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>> yeah. good to see you, elizabeth. thank you. amid important testimony, there were new questions being raised right now about the white house coronavirus -- the white house coronavirus task force and one of the nation's top health experts. sources tell cnn that dr. deborah birx has become distressed about the task force and whether she can remain in her role of the coordinator. this is great reporting by jim acosta. tell us more about what you're hearing about where birx's head is right now. >> what i'm hearing from my sources is the white house coordinator of the white house task force, is so upset about her diminished role in the response to covid-19, she's not certain how long she can remain in her current position. birx told people around her she is distressed with the direction
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of the task force, describing the response to the coronavirus as nightmarish. according to people familiar with her thinking, birx views dr. scott atlas, who is a recent addition and controversial addition to the task force, is on president trump's take of the virus. her view, the president has found somebody who matches what he wants to believe. this source went on to say of birx, there's no doubt that she feels that her role has been diminished. birx, i'm told, believes that at the lass is feeding the conversation about the efficacy of face masks about controlling the spread of the virus. and the president has been holding rohold ing rallies where the crowds refuse to wear masks. and the president has mocked joe biden for using them. and, kate, we all know that dr. birx became a household name in the early weeks of the pandemic.
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appearing in the news conferences in the white house briefing room to offer the sober warnings about the threat posed by the virus. as you may know, birx is spending less time with the president and less time in the press conferences. now, she is on the road, dispatched to raise awareness of the administration's pandemic efforts, in states where cases of covid-19 are surging. i should point out a separate source who is close to birx told me it is not likely she will step down right now. she is a, quote, good soldier. the source said her frustration is understandable, given this diminished role she has right now. we reached out to dr. birx and the white house. the white house said in a statement to us earlier this afternoon, that any notion that her role or anybody's role inside the task force has been diminished is false. kate? >> jim, thank you. we appreciate your reporting on this. much more ahead for us this hour. we've got a breaking news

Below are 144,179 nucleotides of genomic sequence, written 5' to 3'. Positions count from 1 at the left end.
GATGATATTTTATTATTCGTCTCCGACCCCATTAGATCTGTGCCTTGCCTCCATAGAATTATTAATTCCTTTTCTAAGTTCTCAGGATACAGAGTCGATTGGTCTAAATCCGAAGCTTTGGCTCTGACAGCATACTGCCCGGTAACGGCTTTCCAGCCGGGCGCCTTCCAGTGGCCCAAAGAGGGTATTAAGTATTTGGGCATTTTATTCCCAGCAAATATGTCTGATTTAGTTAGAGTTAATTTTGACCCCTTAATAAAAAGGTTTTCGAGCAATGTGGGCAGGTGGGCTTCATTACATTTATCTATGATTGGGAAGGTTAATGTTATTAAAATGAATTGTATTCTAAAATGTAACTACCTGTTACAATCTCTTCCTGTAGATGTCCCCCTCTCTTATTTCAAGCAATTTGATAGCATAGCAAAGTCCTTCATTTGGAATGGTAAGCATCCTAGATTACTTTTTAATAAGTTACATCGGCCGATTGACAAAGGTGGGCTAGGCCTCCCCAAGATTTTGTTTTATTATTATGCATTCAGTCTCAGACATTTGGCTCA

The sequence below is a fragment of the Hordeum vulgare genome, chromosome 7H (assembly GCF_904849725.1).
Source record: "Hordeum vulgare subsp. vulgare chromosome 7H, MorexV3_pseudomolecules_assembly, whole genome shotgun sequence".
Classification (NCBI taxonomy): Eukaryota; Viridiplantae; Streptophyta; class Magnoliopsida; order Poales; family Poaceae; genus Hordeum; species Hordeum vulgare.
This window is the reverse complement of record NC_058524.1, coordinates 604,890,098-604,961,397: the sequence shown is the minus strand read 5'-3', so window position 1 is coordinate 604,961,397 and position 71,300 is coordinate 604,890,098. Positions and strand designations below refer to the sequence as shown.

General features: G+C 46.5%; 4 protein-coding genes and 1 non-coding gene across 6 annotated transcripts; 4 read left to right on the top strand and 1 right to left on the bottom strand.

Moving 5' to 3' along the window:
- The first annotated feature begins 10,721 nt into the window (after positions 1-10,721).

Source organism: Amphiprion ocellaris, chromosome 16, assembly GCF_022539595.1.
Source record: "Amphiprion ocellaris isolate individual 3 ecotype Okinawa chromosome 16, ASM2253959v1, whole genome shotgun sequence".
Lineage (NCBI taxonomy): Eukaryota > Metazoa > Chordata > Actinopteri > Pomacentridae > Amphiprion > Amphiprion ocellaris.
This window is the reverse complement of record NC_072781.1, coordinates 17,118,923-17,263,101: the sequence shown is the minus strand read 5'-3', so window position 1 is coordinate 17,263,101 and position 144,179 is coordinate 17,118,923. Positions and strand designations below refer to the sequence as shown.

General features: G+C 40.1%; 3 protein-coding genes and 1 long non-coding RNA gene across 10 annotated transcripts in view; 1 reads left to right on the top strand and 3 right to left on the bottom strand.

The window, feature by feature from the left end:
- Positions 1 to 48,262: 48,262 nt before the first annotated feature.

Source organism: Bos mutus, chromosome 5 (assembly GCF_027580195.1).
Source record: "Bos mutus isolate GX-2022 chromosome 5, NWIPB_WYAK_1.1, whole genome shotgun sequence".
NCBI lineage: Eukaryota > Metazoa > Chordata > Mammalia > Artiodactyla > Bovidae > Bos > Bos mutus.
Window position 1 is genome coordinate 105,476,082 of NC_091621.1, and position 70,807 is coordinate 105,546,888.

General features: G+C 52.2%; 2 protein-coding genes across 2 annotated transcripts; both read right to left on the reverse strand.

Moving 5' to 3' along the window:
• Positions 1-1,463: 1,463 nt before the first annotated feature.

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coverage continuing. you can see on the side of your screen, outrage on the streets of louisville, kentucky, as the attorney general there announced the grand jury's decision in the breonna taylor killing. one officer charged, no officers charged, though, directly in the death of breonna taylor. we'll be right back. ♪ you must go and i must bide ♪ but come ye back when su-- mom, dad. why's jamie here? it's sunday. sunday sing along. and he helped us get a home and auto bundle. he's been our insurance guy for five years now. he makes us feel like we're worth protecting. [ gasps ] why didn't you tell us about these savings, flo? i've literally told you a thousand times. ♪ oh, danny boy, the pipes, the pipes are calling ♪ i'm just gonna... ♪ from glen to glen
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rakuten is free to sign up and it's in over 3,000 stores. i use it to buy makeup... travel... ...clothes, electronics to me, rakuten is a great way to get cash back on anything you buy. sign up today and get cash back with rakuten. welcome back, everyone. we're continuing to follow breaking news out of louisville, kentucky. i'm looking at this for the